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61 locations during late 1985 and reached nearly 6,000 people.

In addition, we have provided speakers to participate in meetings before banking and law enforcement community groups to

discuss BSA and other enforcement issues.

Moreover, our BSA

specialists and attorneys across the country and here in Washington respond to inquiries on a daily basis.

Fourth, we have participated in various interagency task forces

and working groups and have continued to assist the law enforcement community whenever possible in their enforcement efforts. We were, for instance, instrumental in establishing a

working group consisting of senior officials from our office,

the Justice Department's Criminal Division, the FBI, and each

The

of the major financial institutions regulatory agencies. group's purpose was to improve the Federal Government's effectiveness in fighting crime in the nation's financial institutions.

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implemented for use by each of the supervisory agencies and all financial institutions. The form has promoted consistency in

the reporting of suspected criminal offenses and has provided

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Justice with a better means of tracking criminal referrals.

Agreement was reached that the regulatory agencies would each

adopt regulations or guidelines similar to OCC's Interpretive

Ruling (12 C.F.R. S 7.5225), which requires banks to report any

suspected criminal activity.

We have also proposed amendments

to improve our rule.

In addition, the group improved communications by identifying

points of contact in each agency on the national and local

level, thus establishing a network of individuals responsible

for coordinating referrals and prosecutions. Specifically at Occ, District Counsel have been required to establish and maintain contact with individual United States Attorneys' Offices, FBI offices and strike forces for the purpose of coordinating criminal enforcement matters.

Moreover, to accelerate our response to law enforcement

inquiries, we have formally delegated additional authority to

the District Offices to respond and provide information

directly. Similarly, we have worked with trade groups and

individual representatives of the banking community to

establish banking community contacts for the swift handling of

problems in this area.

OCC also has enhanced its Enforcement and Compliance

Information System (ECIS) to track criminal referrals and

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disciplinary actions taken by the OCC or the other agencies

against bank officials.

As a result, we

are now able to use

the system in our background investigations of organizers of

new banks and of change in control applicants.

The working group also recommended that a joint training course

be developed to cross train FBI agents and examiners.

The

agencies and the Department of Justice each committed resources, and a formal training course was developed. A series of joint training sessions has since been held both at the FBI Academy at Quantico and at selected sites around the

country.

In addition to our work with the Department of Justice working group, OCC participated actively in efforts specifically focused on improving BSA enforcement. We worked with Treasury

and other financial institutions regulators to revise the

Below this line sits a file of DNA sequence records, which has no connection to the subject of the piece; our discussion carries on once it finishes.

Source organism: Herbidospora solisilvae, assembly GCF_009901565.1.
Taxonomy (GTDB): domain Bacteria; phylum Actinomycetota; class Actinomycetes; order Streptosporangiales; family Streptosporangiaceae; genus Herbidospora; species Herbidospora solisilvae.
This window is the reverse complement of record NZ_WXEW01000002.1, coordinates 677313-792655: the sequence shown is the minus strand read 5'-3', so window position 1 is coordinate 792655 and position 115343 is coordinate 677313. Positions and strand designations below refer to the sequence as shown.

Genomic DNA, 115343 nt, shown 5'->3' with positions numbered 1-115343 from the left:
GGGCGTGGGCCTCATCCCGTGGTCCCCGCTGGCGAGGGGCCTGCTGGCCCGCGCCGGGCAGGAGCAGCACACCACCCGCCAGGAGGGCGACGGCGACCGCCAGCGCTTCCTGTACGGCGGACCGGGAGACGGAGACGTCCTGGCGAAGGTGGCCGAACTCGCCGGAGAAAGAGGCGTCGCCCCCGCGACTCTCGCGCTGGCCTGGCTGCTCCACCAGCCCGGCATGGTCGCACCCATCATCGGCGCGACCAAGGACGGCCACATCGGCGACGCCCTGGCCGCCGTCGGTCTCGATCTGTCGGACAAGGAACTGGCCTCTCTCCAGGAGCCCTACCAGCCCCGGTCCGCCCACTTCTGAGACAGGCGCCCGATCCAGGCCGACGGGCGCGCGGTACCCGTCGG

uniform BSA examination procedures.

These revisions, which are

presently undergoing a final review at Treasury, should be

implemented in the near future.

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We also vigorously supported the work of the IRS/Financial

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Despite this progress, we believe that we must continue to do

more.

To ensure that the progress of the last year is not

lost, on-going training and industry awareness efforts are critical. In light of the Deficit Reduction Act of 1985

(Gramm-Rudman-Hollings), however, although OCC remains

committed to such efforts, we may not be able to maintain the

same pace during 1986.

Resources have been severely strained,

and it has been necessary to make across-the-board reductions

in training expenditures.

Moreover, District training

conferences and OCC attendance at public conferences and

seminars, which have been valuable vehicles for sharing

information on BSA and other important topics, have been

cancelled or reduced.

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In addition to on-going training and education efforts, we

believe that progress is essential in two critical areas if

gains are to be made in the Federal Government's efforts to

ensure compliance with the BSA.

These areas are (1) increased

coordination among the agencies with compliance and enforcement responsibilities and (2) more effective use of available data

for targeting compliance and enforcement efforts.

Increased Interagency Coordination

We have great faith in the benefits which can be derived from

the interagency working group process.

As discussed above, the

Justice Department's working group, in which we are a very

active participant, has proven how effectively the bank

regulators can work together with the law enforcement

community.

We believe this experience can be used as

a model

for success in the BSA area, and as an active participant in the IRS/Financial Institutions Regulatory Working Group, we are

looking forward to the same accomplishments in the BSA area.

Improved Targeting

Improved communications and utilization of available BSA and other financial data could, we believe, significantly increase the return on our enforcement and compliance resources. clearly, neither occ nor any of the other financial

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